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Clippings from the Blue Grass Clipper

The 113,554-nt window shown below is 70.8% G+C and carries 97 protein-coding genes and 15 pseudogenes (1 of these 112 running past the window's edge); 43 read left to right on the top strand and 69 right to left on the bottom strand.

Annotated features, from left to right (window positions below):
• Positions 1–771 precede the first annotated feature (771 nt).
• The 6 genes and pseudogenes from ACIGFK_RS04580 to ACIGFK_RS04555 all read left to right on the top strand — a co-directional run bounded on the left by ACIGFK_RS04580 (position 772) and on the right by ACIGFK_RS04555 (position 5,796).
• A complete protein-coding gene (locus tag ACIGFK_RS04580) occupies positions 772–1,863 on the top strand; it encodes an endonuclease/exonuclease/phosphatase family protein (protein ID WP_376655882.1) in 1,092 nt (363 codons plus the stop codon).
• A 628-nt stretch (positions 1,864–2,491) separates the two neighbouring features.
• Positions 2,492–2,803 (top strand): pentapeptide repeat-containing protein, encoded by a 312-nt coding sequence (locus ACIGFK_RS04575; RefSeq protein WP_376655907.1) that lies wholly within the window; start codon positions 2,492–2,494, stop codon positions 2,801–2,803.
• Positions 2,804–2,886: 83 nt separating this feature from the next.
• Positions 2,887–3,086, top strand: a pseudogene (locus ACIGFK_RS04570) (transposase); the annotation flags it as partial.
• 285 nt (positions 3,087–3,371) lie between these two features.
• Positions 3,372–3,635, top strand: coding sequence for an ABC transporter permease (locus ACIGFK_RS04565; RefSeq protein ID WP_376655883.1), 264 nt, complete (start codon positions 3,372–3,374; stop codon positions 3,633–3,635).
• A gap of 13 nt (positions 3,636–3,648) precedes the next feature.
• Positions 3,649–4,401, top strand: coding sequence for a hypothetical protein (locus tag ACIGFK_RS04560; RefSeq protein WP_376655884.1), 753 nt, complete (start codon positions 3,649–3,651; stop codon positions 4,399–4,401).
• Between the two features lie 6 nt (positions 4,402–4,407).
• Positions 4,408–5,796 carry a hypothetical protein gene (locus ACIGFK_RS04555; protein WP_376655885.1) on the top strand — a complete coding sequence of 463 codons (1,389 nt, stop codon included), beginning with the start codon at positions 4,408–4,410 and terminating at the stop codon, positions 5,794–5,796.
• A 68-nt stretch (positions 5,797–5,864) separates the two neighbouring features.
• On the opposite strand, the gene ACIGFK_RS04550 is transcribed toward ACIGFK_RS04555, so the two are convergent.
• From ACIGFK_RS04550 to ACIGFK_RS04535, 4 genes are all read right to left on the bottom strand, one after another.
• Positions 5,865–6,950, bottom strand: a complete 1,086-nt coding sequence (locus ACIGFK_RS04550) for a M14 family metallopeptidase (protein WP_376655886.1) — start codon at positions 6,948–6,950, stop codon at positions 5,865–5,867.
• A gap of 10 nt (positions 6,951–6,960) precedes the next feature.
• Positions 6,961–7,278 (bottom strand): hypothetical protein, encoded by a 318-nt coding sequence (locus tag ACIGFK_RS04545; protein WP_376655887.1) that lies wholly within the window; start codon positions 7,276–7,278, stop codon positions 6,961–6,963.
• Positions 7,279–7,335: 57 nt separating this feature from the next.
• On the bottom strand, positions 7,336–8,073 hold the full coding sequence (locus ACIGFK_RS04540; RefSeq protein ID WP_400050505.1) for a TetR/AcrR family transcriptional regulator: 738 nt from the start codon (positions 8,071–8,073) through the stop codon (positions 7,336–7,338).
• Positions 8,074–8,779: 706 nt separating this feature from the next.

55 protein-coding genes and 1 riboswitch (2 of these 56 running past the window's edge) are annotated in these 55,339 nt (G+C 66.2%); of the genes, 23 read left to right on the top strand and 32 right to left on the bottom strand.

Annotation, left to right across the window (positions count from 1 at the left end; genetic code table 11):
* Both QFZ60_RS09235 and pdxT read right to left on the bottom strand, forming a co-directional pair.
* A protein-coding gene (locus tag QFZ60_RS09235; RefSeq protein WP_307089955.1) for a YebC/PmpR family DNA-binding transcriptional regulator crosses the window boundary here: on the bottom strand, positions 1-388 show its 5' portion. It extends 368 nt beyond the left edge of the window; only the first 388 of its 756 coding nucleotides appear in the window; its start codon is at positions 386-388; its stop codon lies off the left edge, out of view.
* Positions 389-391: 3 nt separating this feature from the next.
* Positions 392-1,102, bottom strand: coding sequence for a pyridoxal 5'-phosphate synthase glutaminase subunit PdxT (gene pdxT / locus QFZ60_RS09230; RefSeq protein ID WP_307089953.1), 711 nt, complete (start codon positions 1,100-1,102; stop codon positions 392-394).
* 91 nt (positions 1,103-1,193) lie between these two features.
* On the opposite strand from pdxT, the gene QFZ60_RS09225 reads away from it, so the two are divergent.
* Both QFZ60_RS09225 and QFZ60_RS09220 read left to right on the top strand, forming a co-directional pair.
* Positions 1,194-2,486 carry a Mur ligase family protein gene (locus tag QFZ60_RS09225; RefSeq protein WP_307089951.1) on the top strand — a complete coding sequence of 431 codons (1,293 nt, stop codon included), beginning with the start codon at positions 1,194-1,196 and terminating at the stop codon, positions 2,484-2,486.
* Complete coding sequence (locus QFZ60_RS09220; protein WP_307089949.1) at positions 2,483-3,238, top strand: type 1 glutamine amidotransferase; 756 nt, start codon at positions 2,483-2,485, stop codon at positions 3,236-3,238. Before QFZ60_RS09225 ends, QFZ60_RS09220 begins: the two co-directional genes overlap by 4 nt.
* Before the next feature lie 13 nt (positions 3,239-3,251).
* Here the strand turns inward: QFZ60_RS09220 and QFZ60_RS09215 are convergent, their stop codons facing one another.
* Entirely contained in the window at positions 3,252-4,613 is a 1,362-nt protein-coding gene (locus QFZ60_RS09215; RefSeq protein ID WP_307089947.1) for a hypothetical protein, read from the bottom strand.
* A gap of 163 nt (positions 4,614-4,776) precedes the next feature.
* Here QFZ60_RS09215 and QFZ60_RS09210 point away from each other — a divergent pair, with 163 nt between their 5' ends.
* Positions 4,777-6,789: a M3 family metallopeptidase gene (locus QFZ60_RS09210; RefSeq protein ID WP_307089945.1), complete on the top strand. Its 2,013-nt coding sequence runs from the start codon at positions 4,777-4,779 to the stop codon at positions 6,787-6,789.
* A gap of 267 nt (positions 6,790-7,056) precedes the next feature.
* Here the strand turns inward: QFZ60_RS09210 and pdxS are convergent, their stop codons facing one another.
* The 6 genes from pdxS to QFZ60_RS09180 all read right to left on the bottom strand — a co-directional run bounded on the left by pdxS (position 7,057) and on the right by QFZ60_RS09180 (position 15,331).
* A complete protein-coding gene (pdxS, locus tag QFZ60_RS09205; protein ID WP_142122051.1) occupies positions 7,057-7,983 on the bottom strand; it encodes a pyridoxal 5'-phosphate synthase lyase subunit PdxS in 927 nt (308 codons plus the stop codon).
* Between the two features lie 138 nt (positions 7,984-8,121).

October 12, 1899… Admiral Dewey, without question the principal hero of the nation, was born at Montpelier, Vermont, the day after Christmas in 1837. He graduated fifth in his class at the Naval Academy in 1858; took part in the capture of New Orleans under Farragut. After many assignments, he was put in command of the Dolphin in 1884 and made a captain. He was promoted to Commodore in 1896. The first Dewey, Thomas Dewey, landed at Boston in 1633. The stores of ice at Windsor, Osborne and Balmoral Castles are very large. At Windsor, there is a storage room for about 500 tons. There the supply is obtained from the lake beneath the north terrace, from Frogmore and Virginia Water. Ice is not only lavishly used in the royal kitchen, but also for reducing the temperature of her majesty’s apartments in hot weather. Then it is packed in pretty wooden buckets and stood in the fireplaces. An ultimatum has been sent to Great Britain by the Transvaal government demanding the immediate withdrawal of British troops from the frontier and all other positions threatening the Boer country. Great Britain is expected to pay no attention to the ultimatum and an early beginning of hostilities is expected. The war spirit is rampant all through England. The South African Republic, familiarly known as the Transvaal, is not a colony of Great Britain, like Natal or Cape Colony. The Boers elect their president, govern their own country, and do not allow themselves to be called subjects of the Queen. John G. Carlisle, late of Kentucky but now of Wall Street, was duped into writing an attack on William Goebel when the Louisville Post sent him an imaginary statement in which Goebel was made to say that Carlisle was a liar. Goebel answered Carlisle by saying that the enmity between the two goes back to 1896 when the Kenton County vote was cast for J.C.S. Blackburn for president at the Democratic Convention, rather than for Carlisle. Goebel said he also gave money to Bryan, rather than McKinley, and angered Carlisle for that reason. Hon. and Mrs. H.L. Martin left Monday for New Orleans, where they will spend the winter. There are nine cases of typhoid fever at the Bible College in Lexington. Impure water from an old cistern is believed to be the cause. Mayor Winn has issued a proclamation for election of councilmen for Midway Nov. 7. Six councilmen are to be elected to serve two years. Woodford Republicans nominated Squire W.L. Cannon to run for state representative against incumbent German B. Stout, Democrat. Mr. Cannon is a former Gold Democrat and has served efficiently as a member of Fiscal Court. Owing to the failure to sell the required number of tickets, the lecture course contemplated for Midway has been abandoned. Walter Lewis, of Woodlake, Franklin County, was married Thursday to Miss Elodie Helm, daughter of the late General Ben Hardin Helm, of the Orphan Brigade. Miss Helm’s mother was Miss Emily Todd, of Lexington. Mr. Lewis is the son of the late Rev. Dr. Cadwallader Lewis. Miss Helm’s cousin, Robert Todd Lincoln of Chicago, made the bride a gift of a point lace fan. John Wise is building a 36-foot addition to the rear of his storeroom, and when the work is done, he will have a room 115 feet in length. Since gold was discovered at Cripple Creek, Colorado, in 1891 the production has been valued at $62,057,292. Leon Zolotkoff, Chicago member of the Knights of Zion, declared that Palestine would soon be owned and settled by Jews, and that the colonists would possess a government of their own under the protection and suzerainty of the Sultan of Turkey. A stock company has already raised $10,000,000 for the venture. The Jewish Colonial Trust of London will sell as many shares as necessary to raise the money needed for the undertaking. The Czar of Russia will be asked to use his influence to help persuade the Sultan. October 13, 1921… The services of Miss Isabel Allabach have been secured as County Home Demonstration agent, and she will be located in the county Red Cross office at Versailles. The Midway football team starters include Claude Lynn, Cecil Strausbaugh, G.T. McKinney Jr., Roland Faust, Clarence Campbell, Wade Littrell, Alfred Portwood, Roger Kearney, James Parrish, Robert Roberts and Lyman Penn. Fiscal Court Saturday elected Dr. J. Allen Keeper of the Alms House at $300, A.N. Razor was elected Receiver at $150 and Dr. J.M. Hackley as physician at $50. All salaries per annum. Over Judge Mulcahy’s objection, Fiscal Court annulled a measure to reduce the county judge’s salary from $1,000 to $600 and voted to return it to the higher figure. Esqs. Carpenter and Hieatt advocated the move back to a higher salary. The largest attendance for an outdoor game in Midway witnessed the Midway football team defeat Versailles High 27-0, as Roland Faust scored four touchdowns. McKinney ran across for three extra points. Black clouds and threatening weather prevailed. Next game is against Shelbyville. Mr. J.E. Mitchell and family have moved into their recently purchased home known as the Steele property. Mr. and Mrs. W.E. Simms will entertain for 30 guests Saturday night, the occasion being their 20th wedding anniversary. Mr. and Mrs. William Campbell and family moved Tuesday from the farm of Lawrence Davis to the Hill cottage on the Versailles Pike, near the city school. Registration last week in Versailles was Democrats 577, Republicans 378, Independents 18. The total is 204 short of the 1920 figure. A petition with 850 signatures of voters was to be presented to city council Tuesday night but Mayor Taylor remained away from the meeting. The council adjourned until Oct. 11. The question is putting on the November ballot a bond issue sufficient to complete the water works. The petitioners are in favor and Mayor Taylor is against. Mrs. John C. Dawson has been elected County Truant Officer, board secretary and supply teacher. Circuit Judge Robert L. Stout is now at Dawson Springs and is not improving as was hoped for. The society event of the week was the marriage of Miss Phyllis Ryley, daughter of Claude L. Ryley, and Waller Spencer Squires, of Lexington, which took place at high noon Saturday at the Presbyterian Church, the Rev. E.C. Lynch officiating.